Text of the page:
Would you like to tell us how we are doing?

You bet No thanks

Android Native support

Android native code on Blackberry

The Android NDK allows you to write parts of your app using native-code languages such as C and C++. This can help you reuse existing code libraries written in either language, but most apps do not need the Android NDK.

 

Do not use the Android NDK to write generic native code that runs on Android devices. Your apps should be written in Java, should handle Android system events, and should deal with the Android app life-cycle.

 

The Android NDK does not benefit most apps, as using native code doesn't generally result in improved performance. However, using the Android NDK does increase the complexity of your app. Good choices for the Android NDK include self-contained, CPU-intensive operations that don't allocate much memory, such as signal processing or physics simulation.

 

BlackBerry 10 supports both the ARMv5TE and ARMv7-A machine code instruction sets.

 

To see installation information and downloads for the Android NDK, see System and Software Requirements on the Android NDK website. If you have any issues with repackaging Android NDK apps for BlackBerry 10, please let us know by giving feedback.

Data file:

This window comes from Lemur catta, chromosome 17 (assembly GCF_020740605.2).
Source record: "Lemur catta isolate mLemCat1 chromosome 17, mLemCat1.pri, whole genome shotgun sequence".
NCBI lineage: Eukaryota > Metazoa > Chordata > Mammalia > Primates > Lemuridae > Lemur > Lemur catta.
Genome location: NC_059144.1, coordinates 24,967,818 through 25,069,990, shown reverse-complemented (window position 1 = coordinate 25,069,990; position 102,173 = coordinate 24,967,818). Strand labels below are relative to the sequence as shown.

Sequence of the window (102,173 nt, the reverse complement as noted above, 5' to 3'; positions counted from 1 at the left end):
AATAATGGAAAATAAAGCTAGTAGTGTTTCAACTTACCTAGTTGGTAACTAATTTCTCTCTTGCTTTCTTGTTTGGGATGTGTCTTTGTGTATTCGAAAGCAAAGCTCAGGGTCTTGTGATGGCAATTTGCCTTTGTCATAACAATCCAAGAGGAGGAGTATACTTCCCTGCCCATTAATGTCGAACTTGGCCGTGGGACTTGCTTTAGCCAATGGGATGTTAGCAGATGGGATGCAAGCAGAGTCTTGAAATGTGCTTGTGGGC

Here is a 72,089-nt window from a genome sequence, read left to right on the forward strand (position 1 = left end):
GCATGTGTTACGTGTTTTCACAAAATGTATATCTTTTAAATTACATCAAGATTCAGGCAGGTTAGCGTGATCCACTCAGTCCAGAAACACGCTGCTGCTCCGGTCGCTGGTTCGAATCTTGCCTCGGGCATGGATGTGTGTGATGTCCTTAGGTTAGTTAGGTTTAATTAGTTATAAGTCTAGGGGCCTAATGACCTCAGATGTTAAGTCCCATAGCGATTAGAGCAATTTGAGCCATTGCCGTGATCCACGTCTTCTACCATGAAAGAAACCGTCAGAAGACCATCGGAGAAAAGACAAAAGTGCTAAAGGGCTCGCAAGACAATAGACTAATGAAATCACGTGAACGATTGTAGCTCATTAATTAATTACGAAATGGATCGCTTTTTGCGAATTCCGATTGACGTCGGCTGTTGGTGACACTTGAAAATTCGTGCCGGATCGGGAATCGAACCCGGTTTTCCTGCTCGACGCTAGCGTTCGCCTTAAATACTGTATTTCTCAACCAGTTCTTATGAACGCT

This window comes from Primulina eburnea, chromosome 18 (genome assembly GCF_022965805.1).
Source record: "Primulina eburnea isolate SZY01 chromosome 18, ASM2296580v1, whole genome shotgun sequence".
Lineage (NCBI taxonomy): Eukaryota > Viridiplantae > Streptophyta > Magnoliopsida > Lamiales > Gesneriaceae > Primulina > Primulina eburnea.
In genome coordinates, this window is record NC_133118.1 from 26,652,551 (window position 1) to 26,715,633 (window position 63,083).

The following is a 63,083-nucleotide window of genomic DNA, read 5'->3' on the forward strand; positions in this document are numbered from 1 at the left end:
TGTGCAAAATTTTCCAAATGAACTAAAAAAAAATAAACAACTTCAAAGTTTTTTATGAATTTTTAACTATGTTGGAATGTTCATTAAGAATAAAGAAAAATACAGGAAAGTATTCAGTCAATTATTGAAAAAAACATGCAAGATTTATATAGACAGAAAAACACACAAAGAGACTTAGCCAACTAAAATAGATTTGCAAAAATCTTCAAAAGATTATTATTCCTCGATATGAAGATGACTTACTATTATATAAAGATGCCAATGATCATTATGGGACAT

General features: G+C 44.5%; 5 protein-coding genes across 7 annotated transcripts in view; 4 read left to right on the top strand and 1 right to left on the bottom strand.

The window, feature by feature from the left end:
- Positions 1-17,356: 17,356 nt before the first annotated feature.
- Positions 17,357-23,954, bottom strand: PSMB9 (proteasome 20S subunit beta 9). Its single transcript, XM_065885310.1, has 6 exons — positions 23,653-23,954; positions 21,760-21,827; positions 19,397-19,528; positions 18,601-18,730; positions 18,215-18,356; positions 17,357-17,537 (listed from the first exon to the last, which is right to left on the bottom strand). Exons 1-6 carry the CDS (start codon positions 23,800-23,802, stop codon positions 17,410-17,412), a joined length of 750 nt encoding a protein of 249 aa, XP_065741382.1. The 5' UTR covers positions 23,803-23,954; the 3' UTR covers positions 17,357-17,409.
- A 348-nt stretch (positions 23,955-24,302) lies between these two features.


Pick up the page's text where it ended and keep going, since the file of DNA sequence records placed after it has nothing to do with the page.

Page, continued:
Known Issues and Limitations

The following table lists known issues and limitations when using the Android NDK or when repackaging Android NDK apps for BlackBerry 10

Limited support for the Linux virtual file systems (/proc, /sys, and /dev).

Many of the native system libraries in the Android system images are not frozen and could be changed or deleted in later updates.

The Android NDK does not work with the BlackBerry 10 Device Simulator, as native calls are not supported.

The Android C++ runtime provides minimal support for C++ features. However, the Android NDK provides more advanced runtimes that you can link into your app.

The Android NDK supports a limited set of system headers for native APIs. To see the list of supported headers, visit Development tools on the Android NDK website.

Interprocess communication APIs for UNIX System V are not supported.

 

The Android NDK comes with documentation included in the installation .zip file. You can find a more detailed list of limitations in the <ndk>/docs/ directory.



Got questions about leaving a comment? Get answers from our Disqus FAQ.

comments powered by Disqus